1. What is jet lag and is it a common problem?
Jet lag is a sleep disorder often encountered after long-haul flights from a departure city in one time zone to an arrival city in another time zone. Your body is out of its accustomed time period, causing disruption to your sleeping patterns. It takes time to get used to a new time zone.
2. Which types of flights produce jet lag?
In general, some form of jet lag occurs after all long-haul flights, but daytime flights from west to east seem to have the greatest impact. For example, if you fly from New York to Paris on a Wednesday, departing at 4.00 pm, you’ll arrive in Paris around 7:00 am on Thursday morning. Meanwhile, your body thinks it’s 01.00 am. Whether or not you managed to sleep on the plane, your body will be on New York time, and ready to go to bed.
3. What can you do before the flight to prevent or alleviate jet lag?
First, try to be both physically and mentally ready for travel. We recommend that you get a good sleep before your flight. Avoid potential stress by preparing for your trip ahead of time, and not leaving crucial details to the last minute. Pay attention to your diet; you can strengthen your body’s resistance with good nutrition. If possible, set your watch or phone clock to your destination’s local time the day before your trip.
4. What can you do during the flight to prevent or alleviate jet lag?
Try to stay awake during your flight to minimize the effect of jet lag. Drink plenty of water, both to avoid falling asleep and also to stay hydrated. Avoid alcohol and caffeinated beverages. It may also be beneficial to eat foods that have protein, such as meat, milk and cheese. In addition, vitamin C, in fruit or in a tablet, is good for you.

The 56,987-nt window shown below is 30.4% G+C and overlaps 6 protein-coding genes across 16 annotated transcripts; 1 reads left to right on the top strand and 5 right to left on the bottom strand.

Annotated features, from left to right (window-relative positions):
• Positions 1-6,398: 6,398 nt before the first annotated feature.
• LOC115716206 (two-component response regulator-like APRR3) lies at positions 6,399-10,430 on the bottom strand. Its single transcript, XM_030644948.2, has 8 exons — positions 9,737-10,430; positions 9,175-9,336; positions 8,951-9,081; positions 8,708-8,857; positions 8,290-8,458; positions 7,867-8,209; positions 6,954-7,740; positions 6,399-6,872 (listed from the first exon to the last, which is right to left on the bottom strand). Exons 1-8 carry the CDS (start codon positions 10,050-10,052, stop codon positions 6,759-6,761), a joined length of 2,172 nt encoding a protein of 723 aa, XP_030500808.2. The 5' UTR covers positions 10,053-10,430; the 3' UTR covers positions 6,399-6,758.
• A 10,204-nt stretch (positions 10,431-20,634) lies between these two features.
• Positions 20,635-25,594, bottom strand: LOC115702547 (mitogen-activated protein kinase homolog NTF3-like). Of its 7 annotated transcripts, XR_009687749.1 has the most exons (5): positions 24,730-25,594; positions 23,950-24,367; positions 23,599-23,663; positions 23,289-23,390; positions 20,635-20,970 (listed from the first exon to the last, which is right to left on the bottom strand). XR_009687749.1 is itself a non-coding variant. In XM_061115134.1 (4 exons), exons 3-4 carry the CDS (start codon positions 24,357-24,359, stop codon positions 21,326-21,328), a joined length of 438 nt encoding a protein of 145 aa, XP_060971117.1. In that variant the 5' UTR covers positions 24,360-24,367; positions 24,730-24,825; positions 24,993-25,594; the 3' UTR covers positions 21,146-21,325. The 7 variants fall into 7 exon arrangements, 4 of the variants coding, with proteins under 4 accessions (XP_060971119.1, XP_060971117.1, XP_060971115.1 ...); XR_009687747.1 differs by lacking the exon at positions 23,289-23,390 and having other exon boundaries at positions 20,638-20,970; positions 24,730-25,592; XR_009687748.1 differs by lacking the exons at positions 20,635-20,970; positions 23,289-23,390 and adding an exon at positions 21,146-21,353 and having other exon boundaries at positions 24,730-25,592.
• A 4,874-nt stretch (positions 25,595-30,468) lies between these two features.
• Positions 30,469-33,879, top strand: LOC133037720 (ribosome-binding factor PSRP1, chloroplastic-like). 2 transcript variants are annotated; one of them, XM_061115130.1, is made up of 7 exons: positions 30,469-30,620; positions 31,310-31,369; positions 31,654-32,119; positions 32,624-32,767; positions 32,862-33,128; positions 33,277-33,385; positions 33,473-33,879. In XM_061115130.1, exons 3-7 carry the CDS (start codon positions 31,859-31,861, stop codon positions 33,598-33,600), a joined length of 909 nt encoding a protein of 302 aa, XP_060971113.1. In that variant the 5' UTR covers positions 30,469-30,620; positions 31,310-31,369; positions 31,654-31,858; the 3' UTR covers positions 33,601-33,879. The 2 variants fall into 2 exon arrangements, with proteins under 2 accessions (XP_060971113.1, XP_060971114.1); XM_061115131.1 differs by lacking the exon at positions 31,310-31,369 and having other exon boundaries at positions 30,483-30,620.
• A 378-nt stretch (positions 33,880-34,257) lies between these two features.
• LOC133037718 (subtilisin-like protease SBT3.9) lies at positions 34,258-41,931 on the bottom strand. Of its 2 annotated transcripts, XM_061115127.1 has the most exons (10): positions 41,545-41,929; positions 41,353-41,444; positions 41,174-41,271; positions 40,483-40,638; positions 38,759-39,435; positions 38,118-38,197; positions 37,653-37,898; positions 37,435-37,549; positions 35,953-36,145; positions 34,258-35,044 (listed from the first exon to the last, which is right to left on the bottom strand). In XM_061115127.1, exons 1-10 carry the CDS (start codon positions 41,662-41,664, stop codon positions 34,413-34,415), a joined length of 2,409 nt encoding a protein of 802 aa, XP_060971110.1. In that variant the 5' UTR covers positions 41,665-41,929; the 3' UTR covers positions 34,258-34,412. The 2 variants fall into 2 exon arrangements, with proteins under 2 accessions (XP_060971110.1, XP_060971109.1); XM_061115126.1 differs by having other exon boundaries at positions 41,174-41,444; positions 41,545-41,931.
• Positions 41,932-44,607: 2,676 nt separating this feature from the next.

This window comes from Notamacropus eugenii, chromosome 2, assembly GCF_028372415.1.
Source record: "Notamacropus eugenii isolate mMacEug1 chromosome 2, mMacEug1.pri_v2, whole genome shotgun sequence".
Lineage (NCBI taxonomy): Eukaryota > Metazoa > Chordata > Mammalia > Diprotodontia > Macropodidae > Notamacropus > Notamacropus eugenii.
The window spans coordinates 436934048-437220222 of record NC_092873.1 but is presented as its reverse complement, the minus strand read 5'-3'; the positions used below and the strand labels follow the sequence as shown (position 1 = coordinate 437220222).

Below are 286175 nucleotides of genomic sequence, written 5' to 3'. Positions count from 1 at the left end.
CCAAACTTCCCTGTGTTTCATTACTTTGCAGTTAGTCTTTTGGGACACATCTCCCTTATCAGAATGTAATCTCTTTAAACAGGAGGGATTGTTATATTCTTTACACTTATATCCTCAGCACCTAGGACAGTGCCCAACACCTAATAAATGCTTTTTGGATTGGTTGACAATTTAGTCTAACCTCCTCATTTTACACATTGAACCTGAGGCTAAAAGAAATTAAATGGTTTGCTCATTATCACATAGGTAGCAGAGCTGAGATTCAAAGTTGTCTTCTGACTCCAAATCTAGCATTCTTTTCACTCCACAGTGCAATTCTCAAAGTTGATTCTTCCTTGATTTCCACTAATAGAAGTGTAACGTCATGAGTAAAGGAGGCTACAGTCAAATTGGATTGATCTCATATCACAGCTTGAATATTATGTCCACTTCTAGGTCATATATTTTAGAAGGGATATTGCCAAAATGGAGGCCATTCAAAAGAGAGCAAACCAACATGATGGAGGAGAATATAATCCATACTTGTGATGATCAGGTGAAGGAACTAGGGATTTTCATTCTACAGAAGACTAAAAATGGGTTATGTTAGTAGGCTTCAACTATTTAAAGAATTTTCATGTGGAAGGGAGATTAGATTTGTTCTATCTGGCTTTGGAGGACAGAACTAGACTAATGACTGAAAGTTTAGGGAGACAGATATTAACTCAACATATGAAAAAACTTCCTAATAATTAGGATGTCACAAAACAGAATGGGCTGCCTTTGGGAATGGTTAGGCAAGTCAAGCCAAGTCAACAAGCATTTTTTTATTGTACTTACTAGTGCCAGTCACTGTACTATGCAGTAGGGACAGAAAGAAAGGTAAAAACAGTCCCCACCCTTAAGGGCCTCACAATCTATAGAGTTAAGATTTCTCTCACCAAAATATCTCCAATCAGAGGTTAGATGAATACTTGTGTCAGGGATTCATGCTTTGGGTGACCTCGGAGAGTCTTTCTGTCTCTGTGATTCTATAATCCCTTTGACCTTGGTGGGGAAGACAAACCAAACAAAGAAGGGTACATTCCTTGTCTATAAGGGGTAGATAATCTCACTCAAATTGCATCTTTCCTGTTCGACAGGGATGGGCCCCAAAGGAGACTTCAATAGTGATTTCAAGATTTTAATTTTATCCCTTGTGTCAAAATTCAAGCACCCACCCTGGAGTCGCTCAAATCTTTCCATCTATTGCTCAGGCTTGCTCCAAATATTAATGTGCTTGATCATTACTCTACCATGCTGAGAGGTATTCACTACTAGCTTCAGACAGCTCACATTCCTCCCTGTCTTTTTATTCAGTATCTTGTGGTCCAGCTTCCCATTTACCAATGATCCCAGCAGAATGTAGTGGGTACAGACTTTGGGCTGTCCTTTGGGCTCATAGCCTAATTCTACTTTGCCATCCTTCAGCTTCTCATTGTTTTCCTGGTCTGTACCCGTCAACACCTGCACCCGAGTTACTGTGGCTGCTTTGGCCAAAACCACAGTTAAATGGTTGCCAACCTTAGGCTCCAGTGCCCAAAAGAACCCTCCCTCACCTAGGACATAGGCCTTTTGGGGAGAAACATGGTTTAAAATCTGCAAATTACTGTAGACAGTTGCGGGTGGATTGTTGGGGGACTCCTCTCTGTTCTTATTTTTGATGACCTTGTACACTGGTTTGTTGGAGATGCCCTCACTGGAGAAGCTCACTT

5. What can you do after the flight to prevent or alleviate jet lag?
It is important to adapt to the local time at your destination as soon as possible. If you arrive during the day, try to stay awake – absorb as much of the day (and daylight) as you can. If you arrive at night, try to sleep – even if you don’t feel sleepy. Avoid the use of sleeping pills; try herbal teas or natural sleep aids such as melatonin.
6. What can you do when you get home to alleviate jet lag?
Jet lag is not a one-way street: you’ll probably experience it on your way home as well – and perhaps to an even greater extent. Try to stay awake on the return flight to minimize jet lag. When you get home, try to adjust to the local time as soon as possible, using similar methods: get into bed at the normal time, even if you’re not sleepy; avoid caffeinated drinks, and so on.
7. What are the symptoms of jet lag?
Jet lag manifests in feelings of sleepiness and fatigue. It can also cause restlessness and confusion, but the primary symptom is the disruption of sleep patterns. Drowsiness and insomnia can occur simultaneously.
8. How long does jet lag last?
Fortunately, jet lag is only temporary. In general, the symptoms of jet lag will dissipate between three and five days.
9. How do I treat jet lag?
Jet lag is a temporary condition and does not require any treatment. You can help restore your natural rhythms by resuming normal activities during the day and sleeping at night. As well, light exercise and a healthy diet are extremely effective against jet lag.